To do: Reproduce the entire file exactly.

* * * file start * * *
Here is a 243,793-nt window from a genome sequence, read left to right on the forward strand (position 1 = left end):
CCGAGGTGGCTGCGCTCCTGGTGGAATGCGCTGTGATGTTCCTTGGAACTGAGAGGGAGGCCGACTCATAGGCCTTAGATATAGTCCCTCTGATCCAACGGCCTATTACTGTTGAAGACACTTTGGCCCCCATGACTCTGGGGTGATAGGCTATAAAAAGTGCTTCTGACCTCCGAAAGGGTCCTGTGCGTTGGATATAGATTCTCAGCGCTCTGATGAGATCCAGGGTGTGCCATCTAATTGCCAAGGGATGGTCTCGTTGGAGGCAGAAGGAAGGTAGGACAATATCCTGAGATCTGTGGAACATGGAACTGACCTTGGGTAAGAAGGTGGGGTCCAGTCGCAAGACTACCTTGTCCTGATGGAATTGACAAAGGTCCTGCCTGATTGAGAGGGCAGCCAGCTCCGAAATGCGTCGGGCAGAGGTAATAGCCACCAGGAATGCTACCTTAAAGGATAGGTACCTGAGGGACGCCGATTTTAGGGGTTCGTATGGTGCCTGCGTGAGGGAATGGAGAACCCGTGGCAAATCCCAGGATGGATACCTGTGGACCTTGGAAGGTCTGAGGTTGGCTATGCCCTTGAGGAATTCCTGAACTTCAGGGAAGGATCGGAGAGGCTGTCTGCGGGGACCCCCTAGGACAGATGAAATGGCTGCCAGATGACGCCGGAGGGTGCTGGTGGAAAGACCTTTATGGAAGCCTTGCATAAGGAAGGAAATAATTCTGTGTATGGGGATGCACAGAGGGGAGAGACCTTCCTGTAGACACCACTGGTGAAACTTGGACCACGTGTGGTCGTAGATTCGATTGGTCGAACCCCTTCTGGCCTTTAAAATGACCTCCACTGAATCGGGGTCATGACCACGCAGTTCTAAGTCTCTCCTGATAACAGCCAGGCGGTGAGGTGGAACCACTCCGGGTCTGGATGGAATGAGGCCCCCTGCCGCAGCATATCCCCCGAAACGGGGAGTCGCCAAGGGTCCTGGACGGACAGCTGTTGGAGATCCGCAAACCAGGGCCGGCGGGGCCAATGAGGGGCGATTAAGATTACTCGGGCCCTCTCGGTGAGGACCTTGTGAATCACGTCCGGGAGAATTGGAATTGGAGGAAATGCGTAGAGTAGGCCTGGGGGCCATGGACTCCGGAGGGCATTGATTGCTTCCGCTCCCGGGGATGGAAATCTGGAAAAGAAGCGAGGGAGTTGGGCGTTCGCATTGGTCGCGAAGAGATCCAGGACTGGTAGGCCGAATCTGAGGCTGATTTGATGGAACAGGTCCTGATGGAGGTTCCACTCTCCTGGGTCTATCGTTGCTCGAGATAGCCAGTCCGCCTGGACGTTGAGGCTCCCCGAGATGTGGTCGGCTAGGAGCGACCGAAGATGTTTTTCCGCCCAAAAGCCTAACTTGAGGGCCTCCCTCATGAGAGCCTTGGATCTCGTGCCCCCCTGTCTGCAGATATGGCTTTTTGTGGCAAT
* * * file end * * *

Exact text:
Here is a 243,793-nt window from a genome sequence, read left to right on the forward strand (position 1 = left end):
CCGAGGTGGCTGCGCTCCTGGTGGAATGCGCTGTGATGTTCCTTGGAACTGAGAGGGAGGCCGACTCATAGGCCTTAGATATAGTCCCTCTGATCCAACGGCCTATTACTGTTGAAGACACTTTGGCCCCCATGACTCTGGGGTGATAGGCTATAAAAAGTGCTTCTGACCTCCGAAAGGGTCCTGTGCGTTGGATATAGATTCTCAGCGCTCTGATGAGATCCAGGGTGTGCCATCTAATTGCCAAGGGATGGTCTCGTTGGAGGCAGAAGGAAGGTAGGACAATATCCTGAGATCTGTGGAACATGGAACTGACCTTGGGTAAGAAGGTGGGGTCCAGTCGCAAGACTACCTTGTCCTGATGGAATTGACAAAGGTCCTGCCTGATTGAGAGGGCAGCCAGCTCCGAAATGCGTCGGGCAGAGGTAATAGCCACCAGGAATGCTACCTTAAAGGATAGGTACCTGAGGGACGCCGATTTTAGGGGTTCGTATGGTGCCTGCGTGAGGGAATGGAGAACCCGTGGCAAATCCCAGGATGGATACCTGTGGACCTTGGAAGGTCTGAGGTTGGCTATGCCCTTGAGGAATTCCTGAACTTCAGGGAAGGATCGGAGAGGCTGTCTGCGGGGACCCCCTAGGACAGATGAAATGGCTGCCAGATGACGCCGGAGGGTGCTGGTGGAAAGACCTTTATGGAAGCCTTGCATAAGGAAGGAAATAATTCTGTGTATGGGGATGCACAGAGGGGAGAGACCTTCCTGTAGACACCACTGGTGAAACTTGGACCACGTGTGGTCGTAGATTCGATTGGTCGAACCCCTTCTGGCCTTTAAAATGACCTCCACTGAATCGGGGTCATGACCACGCAGTTCTAAGTCTCTCCTGATAACAGCCAGGCGGTGAGGTGGAACCACTCCGGGTCTGGATGGAATGAGGCCCCCTGCCGCAGCATATCCCCCGAAACGGGGAGTCGCCAAGGGTCCTGGACGGACAGCTGTTGGAGATCCGCAAACCAGGGCCGGCGGGGCCAATGAGGGGCGATTAAGATTACTCGGGCCCTCTCGGTGAGGACCTTGTGAATCACGTCCGGGAGAATTGGAATTGGAGGAAATGCGTAGAGTAGGCCTGGGGGCCATGGACTCCGGAGGGCATTGATTGCTTCCGCTCCCGGGGATGGAAATCTGGAAAAGAAGCGAGGGAGTTGGGCGTTCGCATTGGTCGCGAAGAGATCCAGGACTGGTAGGCCGAATCTGAGGCTGATTTGATGGAACAGGTCCTGATGGAGGTTCCACTCTCCTGGGTCTATCGTTGCTCGAGATAGCCAGTCCGCCTGGACGTTGAGGCTCCCCGAGATGTGGTCGGCTAGGAGCGACCGAAGATGTTTTTCCGCCCAAAAGCCTAACTTGAGGGCCTCCCTCATGAGAGCCTTGGATCTCGTGCCCCCCTGTCTGCAGATATGGCTTTTTGTGGCAAT